This blogpost is mainly for those new to these music genres, but the veterans might enjoy the documentaries included on this page. A BBC documentary from 1994, one on LTJ Bukem, Goldie etc.

I mainly have experience and knowledge within the Drum ‘n Bass scene, the 1990’s is what is closest to my heart, and especially the so-called “Liquid” stuff without vocals is what gets me.

Rude boy, rudeboy, rudie, rudi, and rudy are slang terms that originated in 1960s Jamaican street culture, and that are still used today. In the late 1970s, there was a revival in England of the terms rude boy and rude girl, among other variations, being used to describe fans of two-tone ska. The use of these terms moved into the more contemporary ska punk movement as well. […]

I have no idea why I call this style of 1990’s techno “British Hooligan Techno”. But all I see infront of me is white British Adidas wearing working class guys on ecstasy dancing in big green fields. But the album I mainly associate this group with, Interspecies Communication is more of a spiritual journey that much like their 1998 movie takes you on a journey around the globe to people who doesn’t live like we in the west do.

8/10 … I don’t know what I should think about these fucking low-life idiots. They feels like the definition of uneducated white trash, but in nicer living areas than trailers. The stupidity of these morons knows no bounderies. At the same time, I get why you want to take revenge on a bully. I gives an extra grade of “goodness” that it’s based on a true story.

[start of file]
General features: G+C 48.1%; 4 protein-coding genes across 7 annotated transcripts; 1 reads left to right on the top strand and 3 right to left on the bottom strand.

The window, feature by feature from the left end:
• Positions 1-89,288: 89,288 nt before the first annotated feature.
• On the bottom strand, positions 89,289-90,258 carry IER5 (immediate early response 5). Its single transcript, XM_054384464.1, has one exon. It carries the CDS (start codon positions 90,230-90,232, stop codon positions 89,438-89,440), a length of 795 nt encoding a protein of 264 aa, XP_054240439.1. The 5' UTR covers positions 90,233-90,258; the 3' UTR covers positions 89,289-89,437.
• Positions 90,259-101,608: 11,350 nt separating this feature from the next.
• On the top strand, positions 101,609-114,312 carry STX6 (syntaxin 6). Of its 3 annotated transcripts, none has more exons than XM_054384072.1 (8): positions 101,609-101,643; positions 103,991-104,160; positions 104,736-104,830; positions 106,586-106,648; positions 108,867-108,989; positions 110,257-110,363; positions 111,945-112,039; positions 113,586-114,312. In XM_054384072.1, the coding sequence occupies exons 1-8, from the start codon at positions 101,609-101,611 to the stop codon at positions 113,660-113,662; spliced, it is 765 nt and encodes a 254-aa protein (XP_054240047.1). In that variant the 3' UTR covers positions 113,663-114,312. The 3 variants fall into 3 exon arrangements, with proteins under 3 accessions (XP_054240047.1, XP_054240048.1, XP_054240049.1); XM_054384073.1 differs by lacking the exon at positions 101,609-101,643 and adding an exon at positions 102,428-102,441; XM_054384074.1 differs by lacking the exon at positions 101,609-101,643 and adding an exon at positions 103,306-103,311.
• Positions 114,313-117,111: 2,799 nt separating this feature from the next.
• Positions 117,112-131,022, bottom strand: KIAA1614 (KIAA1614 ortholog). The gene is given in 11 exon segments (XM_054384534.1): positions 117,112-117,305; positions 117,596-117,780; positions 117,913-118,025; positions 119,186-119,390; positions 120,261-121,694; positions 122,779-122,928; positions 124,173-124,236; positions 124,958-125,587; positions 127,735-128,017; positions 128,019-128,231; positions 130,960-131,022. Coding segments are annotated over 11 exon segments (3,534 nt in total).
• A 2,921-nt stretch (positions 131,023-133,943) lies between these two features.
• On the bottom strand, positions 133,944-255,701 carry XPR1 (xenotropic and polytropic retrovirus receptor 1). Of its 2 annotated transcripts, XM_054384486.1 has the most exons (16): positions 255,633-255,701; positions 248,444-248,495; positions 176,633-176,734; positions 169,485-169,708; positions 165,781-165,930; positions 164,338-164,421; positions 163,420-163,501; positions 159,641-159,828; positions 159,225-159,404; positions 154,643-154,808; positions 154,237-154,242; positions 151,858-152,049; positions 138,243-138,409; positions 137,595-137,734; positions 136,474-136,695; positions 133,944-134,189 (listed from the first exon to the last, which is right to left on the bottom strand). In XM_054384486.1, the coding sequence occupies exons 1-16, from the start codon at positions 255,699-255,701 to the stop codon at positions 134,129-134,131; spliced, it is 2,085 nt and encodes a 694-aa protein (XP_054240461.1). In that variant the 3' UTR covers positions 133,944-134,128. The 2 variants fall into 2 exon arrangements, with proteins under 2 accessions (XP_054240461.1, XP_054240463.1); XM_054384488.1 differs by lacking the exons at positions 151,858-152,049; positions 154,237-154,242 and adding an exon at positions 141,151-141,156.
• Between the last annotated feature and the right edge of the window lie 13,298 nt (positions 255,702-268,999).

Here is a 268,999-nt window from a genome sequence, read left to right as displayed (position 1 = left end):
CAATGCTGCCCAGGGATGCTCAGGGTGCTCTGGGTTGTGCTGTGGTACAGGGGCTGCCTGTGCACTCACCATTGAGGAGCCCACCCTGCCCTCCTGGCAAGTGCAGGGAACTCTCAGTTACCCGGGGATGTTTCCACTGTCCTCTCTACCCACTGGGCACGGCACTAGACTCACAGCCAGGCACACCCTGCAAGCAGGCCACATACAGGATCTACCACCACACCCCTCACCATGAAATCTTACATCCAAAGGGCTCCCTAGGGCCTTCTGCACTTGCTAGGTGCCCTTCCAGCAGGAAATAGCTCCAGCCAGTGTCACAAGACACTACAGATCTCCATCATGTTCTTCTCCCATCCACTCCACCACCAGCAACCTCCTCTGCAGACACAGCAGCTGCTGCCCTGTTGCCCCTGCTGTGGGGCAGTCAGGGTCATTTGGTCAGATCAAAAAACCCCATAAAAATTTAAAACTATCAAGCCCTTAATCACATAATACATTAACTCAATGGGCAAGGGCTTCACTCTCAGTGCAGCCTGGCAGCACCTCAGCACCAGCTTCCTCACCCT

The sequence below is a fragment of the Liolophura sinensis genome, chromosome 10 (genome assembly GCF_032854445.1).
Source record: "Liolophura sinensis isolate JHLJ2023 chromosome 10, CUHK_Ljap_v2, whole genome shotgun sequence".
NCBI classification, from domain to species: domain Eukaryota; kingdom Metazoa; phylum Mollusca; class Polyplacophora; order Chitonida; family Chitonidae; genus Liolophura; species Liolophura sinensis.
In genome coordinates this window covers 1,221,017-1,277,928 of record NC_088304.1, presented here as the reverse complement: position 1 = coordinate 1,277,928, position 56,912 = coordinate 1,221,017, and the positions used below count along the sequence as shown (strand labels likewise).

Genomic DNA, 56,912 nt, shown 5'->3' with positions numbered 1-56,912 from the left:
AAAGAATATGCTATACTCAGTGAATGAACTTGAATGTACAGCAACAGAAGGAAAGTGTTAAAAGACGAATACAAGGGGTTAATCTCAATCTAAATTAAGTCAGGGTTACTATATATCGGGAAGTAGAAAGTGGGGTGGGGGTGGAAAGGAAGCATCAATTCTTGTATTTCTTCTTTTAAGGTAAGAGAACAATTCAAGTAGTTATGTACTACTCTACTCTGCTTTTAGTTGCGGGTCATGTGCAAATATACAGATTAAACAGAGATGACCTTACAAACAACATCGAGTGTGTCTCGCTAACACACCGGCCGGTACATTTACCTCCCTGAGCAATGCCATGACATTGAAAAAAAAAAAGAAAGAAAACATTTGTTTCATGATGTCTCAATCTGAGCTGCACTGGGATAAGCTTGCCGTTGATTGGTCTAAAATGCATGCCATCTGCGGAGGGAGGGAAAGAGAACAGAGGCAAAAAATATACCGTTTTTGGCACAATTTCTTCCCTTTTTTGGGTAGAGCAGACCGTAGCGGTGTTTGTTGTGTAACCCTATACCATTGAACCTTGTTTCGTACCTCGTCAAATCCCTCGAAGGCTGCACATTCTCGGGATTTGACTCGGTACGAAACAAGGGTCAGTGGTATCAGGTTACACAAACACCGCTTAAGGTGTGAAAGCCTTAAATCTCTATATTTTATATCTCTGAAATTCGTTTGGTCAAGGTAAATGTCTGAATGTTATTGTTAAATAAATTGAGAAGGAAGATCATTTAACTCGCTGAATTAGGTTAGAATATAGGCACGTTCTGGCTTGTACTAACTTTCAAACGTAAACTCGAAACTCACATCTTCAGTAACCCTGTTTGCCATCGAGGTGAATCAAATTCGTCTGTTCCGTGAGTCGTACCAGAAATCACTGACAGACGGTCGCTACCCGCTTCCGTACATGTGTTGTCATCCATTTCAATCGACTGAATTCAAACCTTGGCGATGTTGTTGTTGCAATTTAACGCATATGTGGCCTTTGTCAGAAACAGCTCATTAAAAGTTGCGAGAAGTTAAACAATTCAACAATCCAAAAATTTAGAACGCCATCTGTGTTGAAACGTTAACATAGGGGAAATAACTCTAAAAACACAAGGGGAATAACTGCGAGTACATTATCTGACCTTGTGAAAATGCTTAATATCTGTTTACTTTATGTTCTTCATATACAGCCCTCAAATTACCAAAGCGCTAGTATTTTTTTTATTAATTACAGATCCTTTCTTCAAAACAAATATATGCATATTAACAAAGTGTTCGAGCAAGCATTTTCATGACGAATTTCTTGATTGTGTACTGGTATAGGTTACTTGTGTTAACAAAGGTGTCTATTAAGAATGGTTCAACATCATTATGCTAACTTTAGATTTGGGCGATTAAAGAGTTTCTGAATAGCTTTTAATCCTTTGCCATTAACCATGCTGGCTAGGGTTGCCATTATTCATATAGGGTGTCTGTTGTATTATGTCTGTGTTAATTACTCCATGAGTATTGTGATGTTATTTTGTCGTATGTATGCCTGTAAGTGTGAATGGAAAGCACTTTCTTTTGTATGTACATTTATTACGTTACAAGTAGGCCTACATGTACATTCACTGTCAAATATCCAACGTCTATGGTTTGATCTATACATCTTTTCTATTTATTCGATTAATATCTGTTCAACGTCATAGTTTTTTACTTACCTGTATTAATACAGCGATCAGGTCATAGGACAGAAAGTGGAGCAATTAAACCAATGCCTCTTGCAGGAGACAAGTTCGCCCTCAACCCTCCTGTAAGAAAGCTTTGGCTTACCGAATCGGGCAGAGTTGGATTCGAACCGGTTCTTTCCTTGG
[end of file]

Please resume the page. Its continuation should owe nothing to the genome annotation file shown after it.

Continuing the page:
9/10 … In 1968, Sly & The Family Stone appeared on The Ed Sullivan Show performing the exuberant but little-known album track “Love City.” The following year, they returned to the show for what proved to be a legendary performance, playing an excerpt from their #1 hit “Everyday People” before launching into the iconic “Dance To The Music.” In both episodes, the home viewer was presented with a high energy performance by a band fully engaged with both the audience and themselves. On Sullivan, the band was facing each other just as often as they were facing the cameras. At the center of the action was Sly Stone who, when not playing the organ, was breaking into explosive dance routines on stage, and at one point running into the audience with his bandmate and sister Rose. Clearly this was a band determined to not only win over their audience, but truly own them from beginning until end.

9/10 … In 1968, Sly & The Family Stone appeared on The Ed Sullivan Show performing the exuberant but little-known album track “Love City.” The following year, they returned to the show for what proved to be a legendary performance, playing an excerpt from their #1 hit “Everyday People” before launching into the iconic “Dance To The Music.” In both episodes, the home viewer was presented with a high energy performance by a band fully engaged with both the audience and themselves. On Sullivan, the band was facing each other just as often as they were facing the cameras. At the center of the action was Sly Stone who, when not playing the organ, was breaking into explosive dance routines on stage, and at one point running into the audience with his bandmate and sister Rose. Clearly this was a band determined to not only win over their audience, but truly own them from beginning until end.

There’s a lot of actors I really like, but for some reason Philip Seymour Hoffman stod out from the others to me. I think it was his troubled countenance, a kind of sorrow and pain that hanged over him that spoke to me, that set him apart from others and made me kind of identify with him. Maybe this sounds presumptuous, since I didn’t know him, so of course I didn’t know how he felt. That’s why I think the interview further down this page about happiness is really great and interesting…